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A note to Mother Nature from farmers and market analysts: Uncle

Randy Martinson of Martinson Ag Risk Management discusses how the wild weather of recent weeks has impacted the markets and will continue to impact them into the future as acreage predictions become less clear.

Young corn grows out of cracked soil.
With slow planting progress in the northern Plains and Corn Belt, how much corn will get planted remains a question.
Erin Brown / Grand Vale Creative LLC
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Editor's note: Catch Randy Martinson every Friday after markets close on the Agweek Market Wrap at agweek.com.

The third week of April did not end as expected. The week started with strong gains, and it appeared that the grains were going to be off to the races once again. Early support came from the Crop Progress report which showed another week of slow planting progress. But the grains struggled the rest of the week due to profit taking and technical selling. The grains are all in an overbought market condition and in need of a correction, but as has been the case the past few months, every little retracement gets met with an aggressive amount of buying.

The need to hold intended acreage or buy acreage continues to be seen as spring wheat, corn, and canola all have consistently traded to and held near to recent contract highs.

Weather continues to be the main driver as the northern Plains saw another round of rain showers and another 6 to 12 inches of snow in some regions. Next week is expected to be dry but cold which will likely prevent fields from drying out. This will further delay planting progress in the northern Plains and likely result in lower spring wheat acreage and corn acreage than projected in March.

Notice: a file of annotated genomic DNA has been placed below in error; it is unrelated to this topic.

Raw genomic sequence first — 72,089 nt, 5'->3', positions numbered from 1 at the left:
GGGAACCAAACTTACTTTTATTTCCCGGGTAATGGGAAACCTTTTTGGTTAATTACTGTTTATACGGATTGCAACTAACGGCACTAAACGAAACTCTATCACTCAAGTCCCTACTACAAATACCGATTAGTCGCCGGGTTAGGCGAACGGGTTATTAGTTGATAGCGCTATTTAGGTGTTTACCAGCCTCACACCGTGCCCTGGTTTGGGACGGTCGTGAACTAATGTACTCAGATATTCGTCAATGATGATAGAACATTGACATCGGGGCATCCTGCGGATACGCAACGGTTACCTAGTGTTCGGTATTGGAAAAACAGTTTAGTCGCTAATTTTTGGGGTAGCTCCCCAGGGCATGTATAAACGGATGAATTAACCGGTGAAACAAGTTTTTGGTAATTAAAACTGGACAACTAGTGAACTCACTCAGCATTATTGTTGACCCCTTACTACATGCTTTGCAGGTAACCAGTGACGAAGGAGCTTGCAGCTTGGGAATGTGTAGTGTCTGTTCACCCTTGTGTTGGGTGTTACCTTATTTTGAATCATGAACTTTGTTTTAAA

Slow planting progress in the Corn Belt also continues to add support as cool wet conditions keeps planters in the yard. Forecasts are calling for a warmer drier pattern to move into the Corn Belt, which might allow for some planters to start rolling next week.

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Warm and dry conditions in South America are adding support to corn as there are production concerns for the second corn crop. Reports have 75% of the second corn crop in some stage of drought.

Soybeans continue to see support from rumors of Chinese buying. The rumor that China was in and bought a massive amount of U.S. soybeans helped push the old crop months higher.

Indonesia, who controls 36% of the world’s palm oil exports, was a big influence on the soybean oil and canola markets the last week of April. To start, Indonesia announced that they were going to be placing a full ban on all palm oil exports starting April 28. But after coming under extreme pressure from other countries, Indonesia back off that and was only going to place a partial ban on palm oil exports. But by the middle of the week, Indonesia went back to their initial announcement and said they are going to be implementing a complete ban on palm oil exports. The ban on palm oil exports will start on April 28 and last indefinitely. The ban is an attempt to control domestic price inflation of the product.

Traders were concerned that this bullish news failed to support the U.S. soybean complex and are taking the stance that when bullish news fails to move the market, the top is in. Well, bean oil had been trading up to all-time contract highs and soybeans have rallied for little reason (other than stellar exports) the past few weeks. Could it be a buy the rumor, sell the fact type trading as the market was building up strength on the expectations of some sort of announcement and once the news was confirmed, profit taking set in?

Corn closed out the third week of April putting in its first weekly lower performance in four weeks, which had everyone calling for a top in the corn market as well. But it was just profit taking after corn traded to new contract highs for nine straight sessions. Markets cannot go up every day, and there has not been a decent sized correction in the grains in months as every little retracement gets met with heavy buying. This time the retracement might have a little more momentum as a little more negative news is starting to enter into the market. One, prices are high and getting to the point of demand destruction. Second, weather forecasts for some regions are starting to improve which should give way to some planting progress next week or possibly the following week in the Corn Belt.